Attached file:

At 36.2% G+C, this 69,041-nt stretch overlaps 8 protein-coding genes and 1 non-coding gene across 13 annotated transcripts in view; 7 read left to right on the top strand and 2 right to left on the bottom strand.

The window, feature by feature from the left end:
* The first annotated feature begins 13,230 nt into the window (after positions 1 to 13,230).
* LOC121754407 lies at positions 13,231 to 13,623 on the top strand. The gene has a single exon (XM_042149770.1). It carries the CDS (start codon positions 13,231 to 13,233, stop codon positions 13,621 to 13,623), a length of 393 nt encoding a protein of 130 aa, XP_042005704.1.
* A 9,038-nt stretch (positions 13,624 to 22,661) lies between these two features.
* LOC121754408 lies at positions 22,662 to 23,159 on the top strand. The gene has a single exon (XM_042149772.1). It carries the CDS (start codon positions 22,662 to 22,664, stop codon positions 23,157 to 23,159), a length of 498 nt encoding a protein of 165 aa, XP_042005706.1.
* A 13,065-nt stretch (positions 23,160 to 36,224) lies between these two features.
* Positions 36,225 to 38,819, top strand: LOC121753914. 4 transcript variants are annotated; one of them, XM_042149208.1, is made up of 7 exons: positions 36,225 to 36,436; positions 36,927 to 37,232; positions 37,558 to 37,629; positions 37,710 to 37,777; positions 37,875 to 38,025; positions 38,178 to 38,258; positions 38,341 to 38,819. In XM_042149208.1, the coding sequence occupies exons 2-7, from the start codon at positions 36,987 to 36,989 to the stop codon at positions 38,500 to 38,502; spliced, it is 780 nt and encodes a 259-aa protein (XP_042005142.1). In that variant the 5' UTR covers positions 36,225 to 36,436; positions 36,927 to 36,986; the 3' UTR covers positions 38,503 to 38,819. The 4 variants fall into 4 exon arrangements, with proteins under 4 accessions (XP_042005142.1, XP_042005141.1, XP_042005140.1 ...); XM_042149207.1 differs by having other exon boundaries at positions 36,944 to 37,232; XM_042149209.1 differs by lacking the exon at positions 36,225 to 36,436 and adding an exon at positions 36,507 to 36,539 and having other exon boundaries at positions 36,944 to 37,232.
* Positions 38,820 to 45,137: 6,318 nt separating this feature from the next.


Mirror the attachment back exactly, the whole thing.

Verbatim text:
At 36.2% G+C, this 69,041-nt stretch overlaps 8 protein-coding genes and 1 non-coding gene across 13 annotated transcripts in view; 7 read left to right on the top strand and 2 right to left on the bottom strand.

The window, feature by feature from the left end:
* The first annotated feature begins 13,230 nt into the window (after positions 1 to 13,230).
* LOC121754407 lies at positions 13,231 to 13,623 on the top strand. The gene has a single exon (XM_042149770.1). It carries the CDS (start codon positions 13,231 to 13,233, stop codon positions 13,621 to 13,623), a length of 393 nt encoding a protein of 130 aa, XP_042005704.1.
* A 9,038-nt stretch (positions 13,624 to 22,661) lies between these two features.
* LOC121754408 lies at positions 22,662 to 23,159 on the top strand. The gene has a single exon (XM_042149772.1). It carries the CDS (start codon positions 22,662 to 22,664, stop codon positions 23,157 to 23,159), a length of 498 nt encoding a protein of 165 aa, XP_042005706.1.
* A 13,065-nt stretch (positions 23,160 to 36,224) lies between these two features.
* Positions 36,225 to 38,819, top strand: LOC121753914. 4 transcript variants are annotated; one of them, XM_042149208.1, is made up of 7 exons: positions 36,225 to 36,436; positions 36,927 to 37,232; positions 37,558 to 37,629; positions 37,710 to 37,777; positions 37,875 to 38,025; positions 38,178 to 38,258; positions 38,341 to 38,819. In XM_042149208.1, the coding sequence occupies exons 2-7, from the start codon at positions 36,987 to 36,989 to the stop codon at positions 38,500 to 38,502; spliced, it is 780 nt and encodes a 259-aa protein (XP_042005142.1). In that variant the 5' UTR covers positions 36,225 to 36,436; positions 36,927 to 36,986; the 3' UTR covers positions 38,503 to 38,819. The 4 variants fall into 4 exon arrangements, with proteins under 4 accessions (XP_042005142.1, XP_042005141.1, XP_042005140.1 ...); XM_042149207.1 differs by having other exon boundaries at positions 36,944 to 37,232; XM_042149209.1 differs by lacking the exon at positions 36,225 to 36,436 and adding an exon at positions 36,507 to 36,539 and having other exon boundaries at positions 36,944 to 37,232.
* Positions 38,820 to 45,137: 6,318 nt separating this feature from the next.